Doris Duke (soul singer)

  (Redirected from Doris Willingham)

Doris Willingham (née Curry, May 18, 1941 – March 21, 2019),[1] known for much of her singing career as Doris Duke, was an American gospel and soul singer, best known for her 1969 album I'm a Loser.

Doris Duke
Birth nameDoris Curry
Also known asDoris Willingham
Doris Logan
Born(1941-05-18)May 18, 1941
Sandersville, Georgia, U.S.
DiedMarch 21, 2019(2019-03-21) (aged 77)
Newark, New Jersey, U.S.
GenresDeep soul, southern soul, R&B, gospel
Occupation(s)Vocalist
Years active1963–1974
LabelsJay-Boy Records, Hy-Monty Records, Kent Records, Atlantic Records, Canyon Records, Mankind Records, Contempo, SAM Records

BiographyEdit

Duke was born in Sandersville, Georgia, and reportedly started singing with gospel groups including the Queen of Gospel Albertina Walker and The Caravans, though this has been questioned.[2] By 1963 she was working in New York City on sessions and as a backing singer at the Apollo Theatre. She also recorded some demos for Motown Records, but none were ever released.[2]

She married Johnathan Augustus "Gus" Willingham, an original member of The Cadillacs,[1] and under her married name of Doris Willingham recorded her first single, "Running Away from Loneliness" in 1966.[3][4] This release on Jay Boy Records was not a success, so she continued working as a session singer, mainly in Philadelphia. She also sang back-up on Nina Simone's live album, A Very Rare Evening, recorded in Germany in 1969.[2]

In 1969, former Atlantic Records producer Jerry 'Swamp Dogg' Williams Jr. signed her as a solo artist, renaming her Doris Duke and recording the album I'm a Loser at the Capricorn studio in Macon, Georgia. The album was eventually issued on Canyon Records, and over the years became regarded, by Dave Godin and others, as one of the finest deep soul records of all time. The first single, "To the Other Woman (I'm the Other Woman)", reached no. 7 in the Billboard R&B chart and no. 50 on the pop chart in early 1970, and the follow-up "Feet Start Walking" also made the R&B chart,[5] but success was cut short when the record company collapsed.[2]

Duke recorded a second album, A Legend in Her Own Time, with Swamp Dogg, issued on the Mankind label in 1971. However, it was not commercially successful, and her career at one point became confused with that of "the real" Doris Duke, a white heiress, who began performing with a gospel choir in New Jersey.[2] Having remarried, and using the name Doris Logan, she temporarily retired to bring up her young children, before undergoing another divorce.[2] In 1973, Duke recorded unsuccessfully for Bob Shad's Mainstream label, before being signed to the British Contempo label in 1974. Her subsequent album Woman, recorded in London and arranged by Gerry Shury, received good reviews but few sales, and thereafter she retired from the music business.[3][4]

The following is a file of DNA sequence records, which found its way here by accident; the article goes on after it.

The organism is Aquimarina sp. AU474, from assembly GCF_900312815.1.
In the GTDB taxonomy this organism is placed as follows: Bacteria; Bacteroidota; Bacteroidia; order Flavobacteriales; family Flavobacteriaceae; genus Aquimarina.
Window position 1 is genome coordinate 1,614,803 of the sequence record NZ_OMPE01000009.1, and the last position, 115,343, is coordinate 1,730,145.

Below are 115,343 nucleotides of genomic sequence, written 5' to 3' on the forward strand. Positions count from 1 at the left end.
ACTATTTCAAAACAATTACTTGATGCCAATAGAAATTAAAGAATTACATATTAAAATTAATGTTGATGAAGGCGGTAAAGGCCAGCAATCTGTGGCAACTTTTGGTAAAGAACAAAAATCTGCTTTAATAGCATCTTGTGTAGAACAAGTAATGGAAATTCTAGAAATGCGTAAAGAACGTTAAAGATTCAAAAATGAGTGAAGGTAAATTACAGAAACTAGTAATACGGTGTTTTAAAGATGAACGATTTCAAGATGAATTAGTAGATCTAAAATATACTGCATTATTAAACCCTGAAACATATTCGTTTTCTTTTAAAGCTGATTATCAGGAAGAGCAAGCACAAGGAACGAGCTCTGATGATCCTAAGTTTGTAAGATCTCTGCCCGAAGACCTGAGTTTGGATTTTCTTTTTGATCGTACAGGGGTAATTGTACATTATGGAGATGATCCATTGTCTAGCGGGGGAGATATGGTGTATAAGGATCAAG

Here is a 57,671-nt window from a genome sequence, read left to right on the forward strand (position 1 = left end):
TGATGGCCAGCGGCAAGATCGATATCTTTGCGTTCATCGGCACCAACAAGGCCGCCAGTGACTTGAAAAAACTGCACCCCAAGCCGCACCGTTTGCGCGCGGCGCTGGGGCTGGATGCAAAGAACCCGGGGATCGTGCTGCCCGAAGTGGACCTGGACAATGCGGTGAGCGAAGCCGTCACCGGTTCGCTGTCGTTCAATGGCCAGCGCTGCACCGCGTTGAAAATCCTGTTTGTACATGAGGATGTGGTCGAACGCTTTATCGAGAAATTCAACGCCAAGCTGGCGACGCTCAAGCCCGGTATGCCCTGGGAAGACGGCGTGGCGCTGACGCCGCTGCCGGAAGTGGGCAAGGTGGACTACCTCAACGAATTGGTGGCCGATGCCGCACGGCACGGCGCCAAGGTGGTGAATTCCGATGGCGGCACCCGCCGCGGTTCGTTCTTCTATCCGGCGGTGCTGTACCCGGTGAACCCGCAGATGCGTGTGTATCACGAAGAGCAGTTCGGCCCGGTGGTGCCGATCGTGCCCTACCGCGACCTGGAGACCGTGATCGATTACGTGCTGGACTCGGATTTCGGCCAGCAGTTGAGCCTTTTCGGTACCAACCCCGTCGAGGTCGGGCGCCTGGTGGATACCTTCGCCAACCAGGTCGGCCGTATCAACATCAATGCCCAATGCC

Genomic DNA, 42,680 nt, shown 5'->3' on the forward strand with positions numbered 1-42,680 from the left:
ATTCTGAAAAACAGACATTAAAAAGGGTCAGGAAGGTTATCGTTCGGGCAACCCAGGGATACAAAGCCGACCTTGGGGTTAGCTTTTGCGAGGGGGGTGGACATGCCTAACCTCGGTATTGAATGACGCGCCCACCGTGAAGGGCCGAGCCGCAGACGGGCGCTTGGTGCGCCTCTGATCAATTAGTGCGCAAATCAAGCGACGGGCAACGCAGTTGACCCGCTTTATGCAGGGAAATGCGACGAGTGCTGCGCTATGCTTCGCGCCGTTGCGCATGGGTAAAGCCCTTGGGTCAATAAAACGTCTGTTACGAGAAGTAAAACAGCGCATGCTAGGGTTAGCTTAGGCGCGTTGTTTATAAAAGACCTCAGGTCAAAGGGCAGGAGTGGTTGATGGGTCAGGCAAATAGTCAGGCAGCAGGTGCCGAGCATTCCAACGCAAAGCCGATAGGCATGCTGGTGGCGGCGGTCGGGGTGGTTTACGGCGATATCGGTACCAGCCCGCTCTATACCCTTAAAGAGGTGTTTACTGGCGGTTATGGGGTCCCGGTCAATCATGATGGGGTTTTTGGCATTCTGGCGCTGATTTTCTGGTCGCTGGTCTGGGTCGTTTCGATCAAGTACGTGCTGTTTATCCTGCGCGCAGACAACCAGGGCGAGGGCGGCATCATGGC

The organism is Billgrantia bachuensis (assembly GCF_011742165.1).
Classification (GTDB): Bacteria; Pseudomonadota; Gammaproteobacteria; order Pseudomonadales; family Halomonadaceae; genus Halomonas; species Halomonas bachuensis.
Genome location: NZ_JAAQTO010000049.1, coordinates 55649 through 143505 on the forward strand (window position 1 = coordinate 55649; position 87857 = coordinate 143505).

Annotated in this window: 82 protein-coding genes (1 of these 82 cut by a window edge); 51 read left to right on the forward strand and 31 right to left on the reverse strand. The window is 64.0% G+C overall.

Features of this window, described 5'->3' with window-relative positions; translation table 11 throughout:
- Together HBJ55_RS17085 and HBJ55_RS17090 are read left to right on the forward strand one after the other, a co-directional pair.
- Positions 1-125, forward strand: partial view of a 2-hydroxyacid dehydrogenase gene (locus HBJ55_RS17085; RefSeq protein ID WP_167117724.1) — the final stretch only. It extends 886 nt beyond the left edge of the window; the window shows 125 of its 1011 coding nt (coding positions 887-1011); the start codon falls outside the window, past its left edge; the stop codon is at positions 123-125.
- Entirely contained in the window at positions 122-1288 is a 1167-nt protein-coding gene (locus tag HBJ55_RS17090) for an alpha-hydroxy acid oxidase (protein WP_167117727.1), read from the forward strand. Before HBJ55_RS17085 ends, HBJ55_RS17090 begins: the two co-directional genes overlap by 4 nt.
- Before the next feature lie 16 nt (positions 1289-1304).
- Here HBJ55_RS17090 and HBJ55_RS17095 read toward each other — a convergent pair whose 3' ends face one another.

An album called Funky Fox, issued on the Manhattan label in 1981, was credited to "Sister Doris Duke", although the tracks are in fact by other artists. However, Duke did make one further single, "I'll Make a Sweet Man (Out of You)", on the Beantown label in Boston, in 1981. Later efforts by music fans to rediscover Duke were fruitless. She was also sister to Jeraldine and Joyce Curry, who recorded as The Heartstoppers for the All Platinum label in the early 1970s.[2]

A CD coupling I'm a Loser and A Legend in Her Own Time, with several non-album tracks, was released by Ace Records in 2005.[2]

Doris Curry Willingham, known as Doris Duke, died aged 77 in 2019.[1]

ReferencesEdit

  1. ^ a b c "Doris Duke Curry-Willingham: Obituary". Perry Funeral Home. Retrieved December 24, 2019.
  2. ^ a b c d e f g h "Sir Shambling's Deep Soul Heaven". Sirshambling.com. Retrieved 2016-10-24.
  3. ^ a b Jason Ankeny. "Doris Duke | Biography & History". AllMusic. Retrieved 2016-10-24.
  4. ^ a b "Archived copy". Archived from the original on 2010-09-17. Retrieved 2010-01-21.{{cite web}}: CS1 maint: archived copy as title (link)
  5. ^ Whitburn, Joel (1996). Top R&B/Hip-Hop Singles: 1942-1995. Record Research. p. 125. ISBN 978-0898201154.